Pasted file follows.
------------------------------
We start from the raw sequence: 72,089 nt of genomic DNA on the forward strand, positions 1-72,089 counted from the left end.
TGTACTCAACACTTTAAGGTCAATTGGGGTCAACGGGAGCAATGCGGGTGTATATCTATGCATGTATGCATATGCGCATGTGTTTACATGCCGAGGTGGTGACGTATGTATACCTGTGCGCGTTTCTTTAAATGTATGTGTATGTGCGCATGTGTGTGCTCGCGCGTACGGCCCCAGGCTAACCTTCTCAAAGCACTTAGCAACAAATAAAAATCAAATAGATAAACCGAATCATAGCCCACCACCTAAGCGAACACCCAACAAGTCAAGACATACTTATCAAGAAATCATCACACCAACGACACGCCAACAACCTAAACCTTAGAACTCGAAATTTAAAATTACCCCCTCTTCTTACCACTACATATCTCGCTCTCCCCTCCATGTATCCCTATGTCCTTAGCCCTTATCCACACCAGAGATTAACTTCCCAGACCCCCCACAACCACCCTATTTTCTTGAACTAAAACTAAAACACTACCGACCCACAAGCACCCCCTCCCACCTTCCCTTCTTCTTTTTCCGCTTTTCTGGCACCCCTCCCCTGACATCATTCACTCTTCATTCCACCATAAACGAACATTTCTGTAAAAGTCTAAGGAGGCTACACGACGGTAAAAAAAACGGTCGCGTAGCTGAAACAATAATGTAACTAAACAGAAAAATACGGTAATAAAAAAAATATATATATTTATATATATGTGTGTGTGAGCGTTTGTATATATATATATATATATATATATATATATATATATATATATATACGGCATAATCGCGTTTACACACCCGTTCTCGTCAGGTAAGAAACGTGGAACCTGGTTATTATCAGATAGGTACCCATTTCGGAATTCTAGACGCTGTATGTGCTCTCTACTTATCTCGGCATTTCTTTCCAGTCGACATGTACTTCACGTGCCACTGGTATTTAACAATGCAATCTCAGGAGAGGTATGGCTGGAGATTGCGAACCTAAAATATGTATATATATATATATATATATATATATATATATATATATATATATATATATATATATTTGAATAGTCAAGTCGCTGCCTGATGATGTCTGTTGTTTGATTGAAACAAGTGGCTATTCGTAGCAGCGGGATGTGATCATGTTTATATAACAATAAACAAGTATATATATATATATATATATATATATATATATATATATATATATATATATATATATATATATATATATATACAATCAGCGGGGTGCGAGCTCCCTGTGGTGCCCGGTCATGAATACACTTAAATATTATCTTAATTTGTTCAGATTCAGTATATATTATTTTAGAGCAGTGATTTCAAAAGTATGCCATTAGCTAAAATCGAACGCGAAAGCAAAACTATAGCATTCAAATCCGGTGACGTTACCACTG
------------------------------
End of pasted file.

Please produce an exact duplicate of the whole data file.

We start from the raw sequence: 72,089 nt of genomic DNA on the forward strand, positions 1-72,089 counted from the left end.
TGTACTCAACACTTTAAGGTCAATTGGGGTCAACGGGAGCAATGCGGGTGTATATCTATGCATGTATGCATATGCGCATGTGTTTACATGCCGAGGTGGTGACGTATGTATACCTGTGCGCGTTTCTTTAAATGTATGTGTATGTGCGCATGTGTGTGCTCGCGCGTACGGCCCCAGGCTAACCTTCTCAAAGCACTTAGCAACAAATAAAAATCAAATAGATAAACCGAATCATAGCCCACCACCTAAGCGAACACCCAACAAGTCAAGACATACTTATCAAGAAATCATCACACCAACGACACGCCAACAACCTAAACCTTAGAACTCGAAATTTAAAATTACCCCCTCTTCTTACCACTACATATCTCGCTCTCCCCTCCATGTATCCCTATGTCCTTAGCCCTTATCCACACCAGAGATTAACTTCCCAGACCCCCCACAACCACCCTATTTTCTTGAACTAAAACTAAAACACTACCGACCCACAAGCACCCCCTCCCACCTTCCCTTCTTCTTTTTCCGCTTTTCTGGCACCCCTCCCCTGACATCATTCACTCTTCATTCCACCATAAACGAACATTTCTGTAAAAGTCTAAGGAGGCTACACGACGGTAAAAAAAACGGTCGCGTAGCTGAAACAATAATGTAACTAAACAGAAAAATACGGTAATAAAAAAAATATATATATTTATATATATGTGTGTGTGAGCGTTTGTATATATATATATATATATATATATATATATATATATATATATATACGGCATAATCGCGTTTACACACCCGTTCTCGTCAGGTAAGAAACGTGGAACCTGGTTATTATCAGATAGGTACCCATTTCGGAATTCTAGACGCTGTATGTGCTCTCTACTTATCTCGGCATTTCTTTCCAGTCGACATGTACTTCACGTGCCACTGGTATTTAACAATGCAATCTCAGGAGAGGTATGGCTGGAGATTGCGAACCTAAAATATGTATATATATATATATATATATATATATATATATATATATATATATATATATATATATTTGAATAGTCAAGTCGCTGCCTGATGATGTCTGTTGTTTGATTGAAACAAGTGGCTATTCGTAGCAGCGGGATGTGATCATGTTTATATAACAATAAACAAGTATATATATATATATATATATATATATATATATATATATATATATATATATATATATATATATATATATATACAATCAGCGGGGTGCGAGCTCCCTGTGGTGCCCGGTCATGAATACACTTAAATATTATCTTAATTTGTTCAGATTCAGTATATATTATTTTAGAGCAGTGATTTCAAAAGTATGCCATTAGCTAAAATCGAACGCGAAAGCAAAACTATAGCATTCAAATCCGGTGACGTTACCACTG